Obesity costs global economy $2 trillion

cost of obesity 2

The obesity epidemic has grown too big to ignore.

A new report by McKinsey estimates that obesity is costing the global economy $2 trillion per year. That makes it nearly as damaging as armed conflict or smoking, according to the consultants.

More than 2 billion people -- or almost 30% of the global population -- are currently considered overweight or obese, and the problem is expected to get worse.

Based on current trends, nearly half of the world's adults will be overweight or obese by 2030.

"Obesity, which should be preventable, is now responsible for about 5% of all deaths worldwide," the report stated.

Smoking is considered the most expensive man-made burden on the economy with a cost of $2.1 trillion, followed closely by armed conflict.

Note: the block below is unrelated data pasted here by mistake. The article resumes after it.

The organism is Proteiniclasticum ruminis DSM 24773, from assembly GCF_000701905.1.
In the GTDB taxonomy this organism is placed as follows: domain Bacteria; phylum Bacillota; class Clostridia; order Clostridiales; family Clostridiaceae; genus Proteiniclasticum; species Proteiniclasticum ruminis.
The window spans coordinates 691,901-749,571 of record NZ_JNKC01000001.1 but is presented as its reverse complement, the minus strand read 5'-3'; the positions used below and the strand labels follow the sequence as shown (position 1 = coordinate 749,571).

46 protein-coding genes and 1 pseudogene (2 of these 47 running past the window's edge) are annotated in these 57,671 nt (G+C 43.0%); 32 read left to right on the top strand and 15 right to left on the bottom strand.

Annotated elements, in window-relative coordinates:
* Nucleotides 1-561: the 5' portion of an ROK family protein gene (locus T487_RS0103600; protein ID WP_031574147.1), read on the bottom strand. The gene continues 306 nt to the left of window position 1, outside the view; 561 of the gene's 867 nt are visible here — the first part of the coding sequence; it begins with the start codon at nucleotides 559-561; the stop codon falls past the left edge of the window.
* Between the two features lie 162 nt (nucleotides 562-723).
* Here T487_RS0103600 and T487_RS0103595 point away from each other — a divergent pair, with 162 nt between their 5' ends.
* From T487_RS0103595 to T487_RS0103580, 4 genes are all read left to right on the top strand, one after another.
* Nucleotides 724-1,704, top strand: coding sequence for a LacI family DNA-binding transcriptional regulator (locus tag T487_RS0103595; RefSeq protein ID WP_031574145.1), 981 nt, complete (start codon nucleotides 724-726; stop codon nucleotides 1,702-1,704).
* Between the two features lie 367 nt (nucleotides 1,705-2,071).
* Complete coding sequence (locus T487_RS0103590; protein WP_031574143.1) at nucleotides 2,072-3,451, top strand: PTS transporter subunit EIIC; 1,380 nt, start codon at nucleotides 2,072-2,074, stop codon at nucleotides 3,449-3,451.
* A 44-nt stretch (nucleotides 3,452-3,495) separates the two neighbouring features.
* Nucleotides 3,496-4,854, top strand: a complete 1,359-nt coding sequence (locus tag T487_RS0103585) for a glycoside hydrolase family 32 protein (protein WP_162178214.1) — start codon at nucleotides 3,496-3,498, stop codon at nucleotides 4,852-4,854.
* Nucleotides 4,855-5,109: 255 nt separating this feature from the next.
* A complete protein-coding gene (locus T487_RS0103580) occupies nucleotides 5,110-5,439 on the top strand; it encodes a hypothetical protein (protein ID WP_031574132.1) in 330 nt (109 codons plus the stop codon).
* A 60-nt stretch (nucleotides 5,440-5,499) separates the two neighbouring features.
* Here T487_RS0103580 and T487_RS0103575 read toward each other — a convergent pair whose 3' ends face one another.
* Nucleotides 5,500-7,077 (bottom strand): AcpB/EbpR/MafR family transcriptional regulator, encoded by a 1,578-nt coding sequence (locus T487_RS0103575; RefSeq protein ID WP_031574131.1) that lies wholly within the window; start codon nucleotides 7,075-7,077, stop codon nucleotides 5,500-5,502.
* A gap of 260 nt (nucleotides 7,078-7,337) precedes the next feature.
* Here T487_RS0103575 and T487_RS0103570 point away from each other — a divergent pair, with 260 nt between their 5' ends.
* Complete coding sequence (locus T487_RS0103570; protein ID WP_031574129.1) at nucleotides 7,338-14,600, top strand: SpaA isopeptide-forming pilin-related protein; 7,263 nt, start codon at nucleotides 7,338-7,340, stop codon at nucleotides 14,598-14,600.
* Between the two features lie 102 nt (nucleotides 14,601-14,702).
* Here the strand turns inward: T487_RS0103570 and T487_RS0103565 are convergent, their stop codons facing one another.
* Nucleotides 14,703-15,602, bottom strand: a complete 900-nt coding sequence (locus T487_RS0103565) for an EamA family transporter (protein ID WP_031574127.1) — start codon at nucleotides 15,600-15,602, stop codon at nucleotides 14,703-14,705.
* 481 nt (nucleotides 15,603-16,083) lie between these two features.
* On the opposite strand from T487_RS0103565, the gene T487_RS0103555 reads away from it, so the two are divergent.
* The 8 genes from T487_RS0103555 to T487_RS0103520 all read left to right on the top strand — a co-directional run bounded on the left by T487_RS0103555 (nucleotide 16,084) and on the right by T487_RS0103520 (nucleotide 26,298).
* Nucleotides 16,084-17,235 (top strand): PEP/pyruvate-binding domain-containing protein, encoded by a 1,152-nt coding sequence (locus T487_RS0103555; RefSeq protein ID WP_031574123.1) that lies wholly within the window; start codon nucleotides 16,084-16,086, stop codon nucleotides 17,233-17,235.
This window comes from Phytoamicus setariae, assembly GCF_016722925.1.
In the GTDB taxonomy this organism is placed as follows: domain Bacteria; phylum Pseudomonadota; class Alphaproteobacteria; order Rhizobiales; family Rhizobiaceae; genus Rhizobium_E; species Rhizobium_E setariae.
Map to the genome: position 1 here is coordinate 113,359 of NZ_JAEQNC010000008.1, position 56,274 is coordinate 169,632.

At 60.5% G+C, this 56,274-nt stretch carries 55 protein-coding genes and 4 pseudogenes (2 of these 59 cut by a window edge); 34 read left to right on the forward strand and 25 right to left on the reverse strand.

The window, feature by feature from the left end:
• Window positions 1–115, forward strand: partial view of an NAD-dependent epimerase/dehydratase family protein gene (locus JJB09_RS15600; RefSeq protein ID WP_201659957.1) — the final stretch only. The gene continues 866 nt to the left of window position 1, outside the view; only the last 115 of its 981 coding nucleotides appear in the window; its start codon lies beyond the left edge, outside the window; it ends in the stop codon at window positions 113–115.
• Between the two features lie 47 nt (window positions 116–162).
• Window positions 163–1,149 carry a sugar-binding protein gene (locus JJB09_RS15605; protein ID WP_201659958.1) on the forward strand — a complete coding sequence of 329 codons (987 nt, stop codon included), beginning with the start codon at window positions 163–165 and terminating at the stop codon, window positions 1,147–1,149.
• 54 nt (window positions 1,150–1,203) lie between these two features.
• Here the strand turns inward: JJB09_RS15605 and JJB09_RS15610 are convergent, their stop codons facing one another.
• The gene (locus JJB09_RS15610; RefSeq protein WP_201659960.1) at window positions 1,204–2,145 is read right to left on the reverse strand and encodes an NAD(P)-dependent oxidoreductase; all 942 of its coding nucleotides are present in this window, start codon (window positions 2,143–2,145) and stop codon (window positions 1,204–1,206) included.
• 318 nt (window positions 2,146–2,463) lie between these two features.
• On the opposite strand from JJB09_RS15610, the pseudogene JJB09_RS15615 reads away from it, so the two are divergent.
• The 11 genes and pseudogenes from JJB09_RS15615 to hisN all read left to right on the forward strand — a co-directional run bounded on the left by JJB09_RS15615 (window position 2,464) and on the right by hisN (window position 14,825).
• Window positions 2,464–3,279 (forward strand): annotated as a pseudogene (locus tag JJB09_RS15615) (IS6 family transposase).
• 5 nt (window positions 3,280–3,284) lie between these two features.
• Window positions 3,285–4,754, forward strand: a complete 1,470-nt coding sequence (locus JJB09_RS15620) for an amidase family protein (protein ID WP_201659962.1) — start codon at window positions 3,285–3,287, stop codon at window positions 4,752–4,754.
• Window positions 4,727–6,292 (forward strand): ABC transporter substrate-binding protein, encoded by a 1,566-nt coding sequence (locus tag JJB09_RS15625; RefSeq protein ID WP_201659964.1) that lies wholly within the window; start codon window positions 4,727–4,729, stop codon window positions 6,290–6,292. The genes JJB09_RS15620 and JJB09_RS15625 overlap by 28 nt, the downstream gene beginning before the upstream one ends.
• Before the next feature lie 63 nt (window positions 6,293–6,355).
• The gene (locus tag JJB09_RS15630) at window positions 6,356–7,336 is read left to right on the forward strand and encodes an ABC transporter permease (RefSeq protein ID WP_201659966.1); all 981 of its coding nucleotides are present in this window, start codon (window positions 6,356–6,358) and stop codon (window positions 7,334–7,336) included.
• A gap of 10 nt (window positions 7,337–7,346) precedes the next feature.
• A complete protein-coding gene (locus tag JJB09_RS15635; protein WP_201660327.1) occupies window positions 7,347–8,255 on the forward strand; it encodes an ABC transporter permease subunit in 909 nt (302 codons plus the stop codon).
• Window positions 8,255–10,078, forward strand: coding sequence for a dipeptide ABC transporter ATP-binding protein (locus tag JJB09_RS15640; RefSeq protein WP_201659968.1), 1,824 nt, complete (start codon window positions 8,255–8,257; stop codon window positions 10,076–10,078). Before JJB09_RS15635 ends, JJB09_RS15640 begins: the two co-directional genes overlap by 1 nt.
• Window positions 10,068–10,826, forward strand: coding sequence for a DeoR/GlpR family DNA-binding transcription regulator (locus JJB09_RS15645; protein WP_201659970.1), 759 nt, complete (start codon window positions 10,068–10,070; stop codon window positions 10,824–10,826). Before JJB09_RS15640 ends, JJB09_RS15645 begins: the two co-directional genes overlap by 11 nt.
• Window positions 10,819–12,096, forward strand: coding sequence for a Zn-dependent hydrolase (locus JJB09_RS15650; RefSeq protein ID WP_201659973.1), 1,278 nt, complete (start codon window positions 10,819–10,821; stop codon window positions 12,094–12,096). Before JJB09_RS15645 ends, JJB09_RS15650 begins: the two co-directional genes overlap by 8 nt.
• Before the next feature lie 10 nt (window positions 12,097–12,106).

Related: Employers are measuring workers' waistlines

The damage caused by obesity mainly comes from lost productivity due to disability and premature death, and higher healthcare costs.

So what should be done?

Among the options, governments can redesign cities to encourage cycling or subsidize healthy meals in schools. Both would generate a good return on their investment.

But the fast food giants need to play ball too, by changing the menus in their restaurants. That's much easier said than done.

Burger King (BKW) said in August that it was removing its lower-calorie fries from most of its restaurants because the product had proved less popular than it hoped.

Burger King billed the Satisfries as having 40% less fat and 30% fewer calories than McDonald's fries.

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